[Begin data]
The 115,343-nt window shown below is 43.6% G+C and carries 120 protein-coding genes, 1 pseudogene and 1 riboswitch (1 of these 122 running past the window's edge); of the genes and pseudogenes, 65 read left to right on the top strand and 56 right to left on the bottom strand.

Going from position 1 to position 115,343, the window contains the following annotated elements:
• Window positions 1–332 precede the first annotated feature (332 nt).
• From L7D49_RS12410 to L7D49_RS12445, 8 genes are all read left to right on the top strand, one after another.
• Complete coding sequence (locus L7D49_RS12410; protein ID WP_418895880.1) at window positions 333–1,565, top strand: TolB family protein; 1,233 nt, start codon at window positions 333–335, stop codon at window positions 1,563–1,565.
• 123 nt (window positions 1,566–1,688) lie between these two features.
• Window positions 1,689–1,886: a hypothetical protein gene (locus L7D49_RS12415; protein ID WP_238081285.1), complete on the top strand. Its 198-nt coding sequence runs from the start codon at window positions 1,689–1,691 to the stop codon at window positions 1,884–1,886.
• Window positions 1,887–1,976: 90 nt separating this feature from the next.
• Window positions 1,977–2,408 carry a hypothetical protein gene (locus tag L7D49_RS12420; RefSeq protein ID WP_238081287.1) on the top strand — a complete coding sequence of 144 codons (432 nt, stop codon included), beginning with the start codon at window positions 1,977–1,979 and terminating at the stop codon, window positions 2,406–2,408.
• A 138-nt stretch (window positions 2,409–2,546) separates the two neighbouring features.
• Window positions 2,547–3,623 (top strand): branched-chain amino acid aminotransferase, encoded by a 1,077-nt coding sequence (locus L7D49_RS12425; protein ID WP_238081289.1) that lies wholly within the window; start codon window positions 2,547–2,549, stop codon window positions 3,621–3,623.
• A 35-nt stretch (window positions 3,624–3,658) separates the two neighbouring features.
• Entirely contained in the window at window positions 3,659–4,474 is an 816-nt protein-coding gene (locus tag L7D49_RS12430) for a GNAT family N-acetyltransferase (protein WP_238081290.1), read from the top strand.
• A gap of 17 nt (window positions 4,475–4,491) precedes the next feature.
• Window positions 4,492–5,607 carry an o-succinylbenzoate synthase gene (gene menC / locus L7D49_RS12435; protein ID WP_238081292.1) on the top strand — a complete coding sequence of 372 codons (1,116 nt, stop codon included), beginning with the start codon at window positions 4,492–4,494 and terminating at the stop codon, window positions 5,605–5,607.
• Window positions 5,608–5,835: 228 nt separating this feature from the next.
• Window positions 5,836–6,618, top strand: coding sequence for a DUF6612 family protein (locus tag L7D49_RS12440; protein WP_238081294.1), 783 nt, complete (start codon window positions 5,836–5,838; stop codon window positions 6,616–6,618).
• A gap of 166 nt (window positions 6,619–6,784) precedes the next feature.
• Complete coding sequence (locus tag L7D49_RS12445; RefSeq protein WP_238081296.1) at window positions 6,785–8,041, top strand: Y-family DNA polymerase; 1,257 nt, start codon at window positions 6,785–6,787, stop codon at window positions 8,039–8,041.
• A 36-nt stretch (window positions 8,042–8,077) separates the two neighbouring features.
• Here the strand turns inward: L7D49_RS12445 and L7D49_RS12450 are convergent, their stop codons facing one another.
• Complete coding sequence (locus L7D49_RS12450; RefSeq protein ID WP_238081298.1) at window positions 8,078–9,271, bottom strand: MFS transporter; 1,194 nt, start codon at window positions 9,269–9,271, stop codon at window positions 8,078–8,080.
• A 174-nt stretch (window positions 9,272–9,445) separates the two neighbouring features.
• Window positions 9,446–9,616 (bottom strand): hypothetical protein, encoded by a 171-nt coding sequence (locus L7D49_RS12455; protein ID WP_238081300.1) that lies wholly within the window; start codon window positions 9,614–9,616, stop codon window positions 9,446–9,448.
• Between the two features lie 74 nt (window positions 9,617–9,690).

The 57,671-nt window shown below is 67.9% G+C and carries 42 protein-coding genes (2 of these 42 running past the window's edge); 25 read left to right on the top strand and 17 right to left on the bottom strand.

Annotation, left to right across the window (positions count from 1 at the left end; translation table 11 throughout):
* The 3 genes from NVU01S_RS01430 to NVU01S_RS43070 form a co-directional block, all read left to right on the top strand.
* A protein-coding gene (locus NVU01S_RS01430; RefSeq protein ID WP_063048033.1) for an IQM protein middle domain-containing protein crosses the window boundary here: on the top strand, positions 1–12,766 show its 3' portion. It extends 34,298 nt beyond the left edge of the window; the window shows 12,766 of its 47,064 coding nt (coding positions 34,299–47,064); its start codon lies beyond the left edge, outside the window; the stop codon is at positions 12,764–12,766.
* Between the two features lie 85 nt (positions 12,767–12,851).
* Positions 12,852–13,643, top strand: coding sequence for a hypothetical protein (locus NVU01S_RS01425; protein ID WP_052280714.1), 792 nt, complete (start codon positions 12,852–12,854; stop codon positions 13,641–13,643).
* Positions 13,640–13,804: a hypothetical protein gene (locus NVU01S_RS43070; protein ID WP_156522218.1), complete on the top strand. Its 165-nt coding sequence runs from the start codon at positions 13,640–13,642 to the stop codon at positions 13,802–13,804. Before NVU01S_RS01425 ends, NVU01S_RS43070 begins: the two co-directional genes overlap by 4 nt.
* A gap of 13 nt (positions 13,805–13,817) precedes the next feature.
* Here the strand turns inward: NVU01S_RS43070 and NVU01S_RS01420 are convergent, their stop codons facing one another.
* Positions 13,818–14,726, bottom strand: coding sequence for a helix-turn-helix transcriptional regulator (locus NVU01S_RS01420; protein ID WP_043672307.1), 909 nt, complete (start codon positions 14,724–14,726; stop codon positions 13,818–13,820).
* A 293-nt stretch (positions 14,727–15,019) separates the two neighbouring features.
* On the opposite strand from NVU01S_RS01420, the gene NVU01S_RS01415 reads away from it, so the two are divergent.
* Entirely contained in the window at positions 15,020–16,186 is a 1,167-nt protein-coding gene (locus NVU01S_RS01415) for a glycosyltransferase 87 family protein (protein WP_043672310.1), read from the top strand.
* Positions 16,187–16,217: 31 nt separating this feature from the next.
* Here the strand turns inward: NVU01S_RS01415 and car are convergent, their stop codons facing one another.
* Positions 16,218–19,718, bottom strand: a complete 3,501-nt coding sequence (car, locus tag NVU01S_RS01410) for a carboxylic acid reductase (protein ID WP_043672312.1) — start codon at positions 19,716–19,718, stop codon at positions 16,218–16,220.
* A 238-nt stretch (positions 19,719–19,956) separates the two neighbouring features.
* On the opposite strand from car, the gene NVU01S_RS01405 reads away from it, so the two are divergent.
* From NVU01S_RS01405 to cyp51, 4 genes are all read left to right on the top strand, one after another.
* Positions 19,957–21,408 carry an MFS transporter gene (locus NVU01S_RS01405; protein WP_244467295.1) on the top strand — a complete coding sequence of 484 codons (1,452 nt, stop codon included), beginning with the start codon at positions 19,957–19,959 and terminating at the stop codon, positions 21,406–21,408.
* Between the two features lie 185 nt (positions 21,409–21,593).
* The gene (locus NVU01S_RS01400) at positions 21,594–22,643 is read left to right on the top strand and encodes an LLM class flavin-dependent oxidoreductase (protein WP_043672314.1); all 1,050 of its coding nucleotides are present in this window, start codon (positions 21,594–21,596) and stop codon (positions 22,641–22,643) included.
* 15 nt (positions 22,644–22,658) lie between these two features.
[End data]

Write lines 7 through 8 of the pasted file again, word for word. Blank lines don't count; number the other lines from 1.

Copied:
• Window positions 1,689–1,886: a hypothetical protein gene (locus L7D49_RS12415; protein ID WP_238081285.1), complete on the top strand. Its 198-nt coding sequence runs from the start codon at window positions 1,689–1,691 to the stop codon at window positions 1,884–1,886.
• Window positions 1,887–1,976: 90 nt separating this feature from the next.